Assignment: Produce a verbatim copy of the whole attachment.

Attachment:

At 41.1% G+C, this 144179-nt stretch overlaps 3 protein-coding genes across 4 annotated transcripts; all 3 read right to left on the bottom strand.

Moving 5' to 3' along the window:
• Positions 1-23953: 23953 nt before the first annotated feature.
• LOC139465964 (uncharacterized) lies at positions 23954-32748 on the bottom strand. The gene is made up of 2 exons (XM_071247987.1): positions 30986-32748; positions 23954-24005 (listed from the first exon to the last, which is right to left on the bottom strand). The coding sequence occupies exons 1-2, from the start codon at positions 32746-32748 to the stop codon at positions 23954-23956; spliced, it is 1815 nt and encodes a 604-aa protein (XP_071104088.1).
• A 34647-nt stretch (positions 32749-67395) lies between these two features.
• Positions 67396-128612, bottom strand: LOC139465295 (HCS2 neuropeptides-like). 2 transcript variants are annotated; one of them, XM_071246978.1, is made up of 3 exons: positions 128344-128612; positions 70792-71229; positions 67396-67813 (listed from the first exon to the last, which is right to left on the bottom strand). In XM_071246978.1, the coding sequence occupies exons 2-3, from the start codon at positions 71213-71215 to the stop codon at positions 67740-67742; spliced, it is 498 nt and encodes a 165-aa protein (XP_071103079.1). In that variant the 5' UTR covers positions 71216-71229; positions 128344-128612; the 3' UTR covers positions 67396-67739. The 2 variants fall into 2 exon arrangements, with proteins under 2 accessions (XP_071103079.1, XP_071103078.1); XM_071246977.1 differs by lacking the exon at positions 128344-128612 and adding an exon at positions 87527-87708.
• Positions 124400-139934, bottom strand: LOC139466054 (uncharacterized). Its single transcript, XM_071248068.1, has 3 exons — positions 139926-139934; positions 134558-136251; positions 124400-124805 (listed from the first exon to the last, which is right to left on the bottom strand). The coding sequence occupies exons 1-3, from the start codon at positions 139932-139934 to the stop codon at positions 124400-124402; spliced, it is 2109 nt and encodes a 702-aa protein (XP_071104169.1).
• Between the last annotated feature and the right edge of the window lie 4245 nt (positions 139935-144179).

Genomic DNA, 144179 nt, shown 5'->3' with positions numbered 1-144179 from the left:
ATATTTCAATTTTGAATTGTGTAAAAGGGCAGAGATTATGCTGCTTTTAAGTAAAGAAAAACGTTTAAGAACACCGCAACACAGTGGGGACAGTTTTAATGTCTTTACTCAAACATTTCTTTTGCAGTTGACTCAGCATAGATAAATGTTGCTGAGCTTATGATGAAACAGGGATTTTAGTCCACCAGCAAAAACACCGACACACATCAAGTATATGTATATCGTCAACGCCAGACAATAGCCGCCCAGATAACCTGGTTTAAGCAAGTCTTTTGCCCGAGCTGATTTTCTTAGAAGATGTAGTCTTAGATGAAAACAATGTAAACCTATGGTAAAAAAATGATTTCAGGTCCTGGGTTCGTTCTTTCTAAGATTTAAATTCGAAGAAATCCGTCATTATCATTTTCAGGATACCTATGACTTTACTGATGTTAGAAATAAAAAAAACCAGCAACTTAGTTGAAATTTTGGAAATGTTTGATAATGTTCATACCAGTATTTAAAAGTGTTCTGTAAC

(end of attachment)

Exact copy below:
At 41.1% G+C, this 144179-nt stretch overlaps 3 protein-coding genes across 4 annotated transcripts; all 3 read right to left on the bottom strand.

Moving 5' to 3' along the window:
• Positions 1-23953: 23953 nt before the first annotated feature.
• LOC139465964 (uncharacterized) lies at positions 23954-32748 on the bottom strand. The gene is made up of 2 exons (XM_071247987.1): positions 30986-32748; positions 23954-24005 (listed from the first exon to the last, which is right to left on the bottom strand). The coding sequence occupies exons 1-2, from the start codon at positions 32746-32748 to the stop codon at positions 23954-23956; spliced, it is 1815 nt and encodes a 604-aa protein (XP_071104088.1).
• A 34647-nt stretch (positions 32749-67395) lies between these two features.
• Positions 67396-128612, bottom strand: LOC139465295 (HCS2 neuropeptides-like). 2 transcript variants are annotated; one of them, XM_071246978.1, is made up of 3 exons: positions 128344-128612; positions 70792-71229; positions 67396-67813 (listed from the first exon to the last, which is right to left on the bottom strand). In XM_071246978.1, the coding sequence occupies exons 2-3, from the start codon at positions 71213-71215 to the stop codon at positions 67740-67742; spliced, it is 498 nt and encodes a 165-aa protein (XP_071103079.1). In that variant the 5' UTR covers positions 71216-71229; positions 128344-128612; the 3' UTR covers positions 67396-67739. The 2 variants fall into 2 exon arrangements, with proteins under 2 accessions (XP_071103079.1, XP_071103078.1); XM_071246977.1 differs by lacking the exon at positions 128344-128612 and adding an exon at positions 87527-87708.
• Positions 124400-139934, bottom strand: LOC139466054 (uncharacterized). Its single transcript, XM_071248068.1, has 3 exons — positions 139926-139934; positions 134558-136251; positions 124400-124805 (listed from the first exon to the last, which is right to left on the bottom strand). The coding sequence occupies exons 1-3, from the start codon at positions 139932-139934 to the stop codon at positions 124400-124402; spliced, it is 2109 nt and encodes a 702-aa protein (XP_071104169.1).
• Between the last annotated feature and the right edge of the window lie 4245 nt (positions 139935-144179).

Genomic DNA, 144179 nt, shown 5'->3' with positions numbered 1-144179 from the left:
ATATTTCAATTTTGAATTGTGTAAAAGGGCAGAGATTATGCTGCTTTTAAGTAAAGAAAAACGTTTAAGAACACCGCAACACAGTGGGGACAGTTTTAATGTCTTTACTCAAACATTTCTTTTGCAGTTGACTCAGCATAGATAAATGTTGCTGAGCTTATGATGAAACAGGGATTTTAGTCCACCAGCAAAAACACCGACACACATCAAGTATATGTATATCGTCAACGCCAGACAATAGCCGCCCAGATAACCTGGTTTAAGCAAGTCTTTTGCCCGAGCTGATTTTCTTAGAAGATGTAGTCTTAGATGAAAACAATGTAAACCTATGGTAAAAAAATGATTTCAGGTCCTGGGTTCGTTCTTTCTAAGATTTAAATTCGAAGAAATCCGTCATTATCATTTTCAGGATACCTATGACTTTACTGATGTTAGAAATAAAAAAAACCAGCAACTTAGTTGAAATTTTGGAAATGTTTGATAATGTTCATACCAGTATTTAAAAGTGTTCTGTAAC